Growth warning for the Chancellor

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The Independent Online
THE CHANCELLOR of the Exchequer is underestimating the likely impact of tax increases and the recent turmoil in the bond markets on economic growth next year, according to an independent analysis using the Treasury's own computer model of the economy.

Economic growth is likely to run at about 3 per cent this year before decelerating to between 2.25 and 2.5 per cent in 1995, says the Ernst & Young Item Club. The club is also more pessimistic than the Chancellor on inflation, predicting that the annual rate of price increases will have topped 3 per cent by the end of the year.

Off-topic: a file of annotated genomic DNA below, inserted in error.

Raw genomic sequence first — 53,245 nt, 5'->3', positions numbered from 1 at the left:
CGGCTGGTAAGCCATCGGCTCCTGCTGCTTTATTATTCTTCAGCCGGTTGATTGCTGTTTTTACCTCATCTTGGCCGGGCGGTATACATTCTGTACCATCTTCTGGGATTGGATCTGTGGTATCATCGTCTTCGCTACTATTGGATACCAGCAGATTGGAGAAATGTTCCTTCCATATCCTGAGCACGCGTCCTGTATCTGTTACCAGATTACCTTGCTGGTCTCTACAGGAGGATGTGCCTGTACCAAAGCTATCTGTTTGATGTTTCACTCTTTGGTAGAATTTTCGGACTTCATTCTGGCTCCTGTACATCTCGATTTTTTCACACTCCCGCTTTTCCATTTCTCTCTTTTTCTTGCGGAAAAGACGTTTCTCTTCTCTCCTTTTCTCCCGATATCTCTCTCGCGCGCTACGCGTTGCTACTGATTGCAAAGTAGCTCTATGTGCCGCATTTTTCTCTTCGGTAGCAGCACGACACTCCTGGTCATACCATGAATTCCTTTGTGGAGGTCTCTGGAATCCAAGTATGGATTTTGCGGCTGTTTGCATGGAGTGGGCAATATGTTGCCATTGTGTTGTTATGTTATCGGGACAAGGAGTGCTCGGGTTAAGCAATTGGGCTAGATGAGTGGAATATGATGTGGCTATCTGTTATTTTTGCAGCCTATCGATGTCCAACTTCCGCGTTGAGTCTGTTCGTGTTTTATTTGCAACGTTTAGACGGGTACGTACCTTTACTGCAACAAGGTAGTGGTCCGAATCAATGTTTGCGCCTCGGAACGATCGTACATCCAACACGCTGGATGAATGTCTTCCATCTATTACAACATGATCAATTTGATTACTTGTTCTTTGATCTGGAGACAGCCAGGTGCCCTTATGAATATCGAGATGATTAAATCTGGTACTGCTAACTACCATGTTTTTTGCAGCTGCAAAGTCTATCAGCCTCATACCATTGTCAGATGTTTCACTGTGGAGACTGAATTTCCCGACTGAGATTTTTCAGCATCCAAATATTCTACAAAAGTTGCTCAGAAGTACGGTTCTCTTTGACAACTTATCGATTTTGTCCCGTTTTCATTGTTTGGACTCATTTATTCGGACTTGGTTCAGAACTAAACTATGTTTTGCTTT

Item argues that this will trigger a rise in interest rates to 6.5 per cent - one and a quarter points above the current level - by the middle of next year.

'This is sufficient to slow inflation but is a much smaller rise than the financial markets expect, and probably smaller than the Bank would like', the report argues.

The Chancellor is expected to loosen control on public sector pay, which will result in him overshooting his public spending targets. However, the impact on the public sector borrowing requirement is likely to be masked by the current strong growth of the economy, leaving scope for cuts in income tax of about pounds 3bn in the November 1995 Budget. But Item also warns that the outlook for the economy could be much worse if the financial markets are right about the risk of higher inflation. If commodity prices surge and skill shortages emerge, economic growth may slow to less than 2 per cent by the end of 1996 and little over 1 per cent by mid-1997 - the last possible date for an election. This would mean that unemployment would be rising again.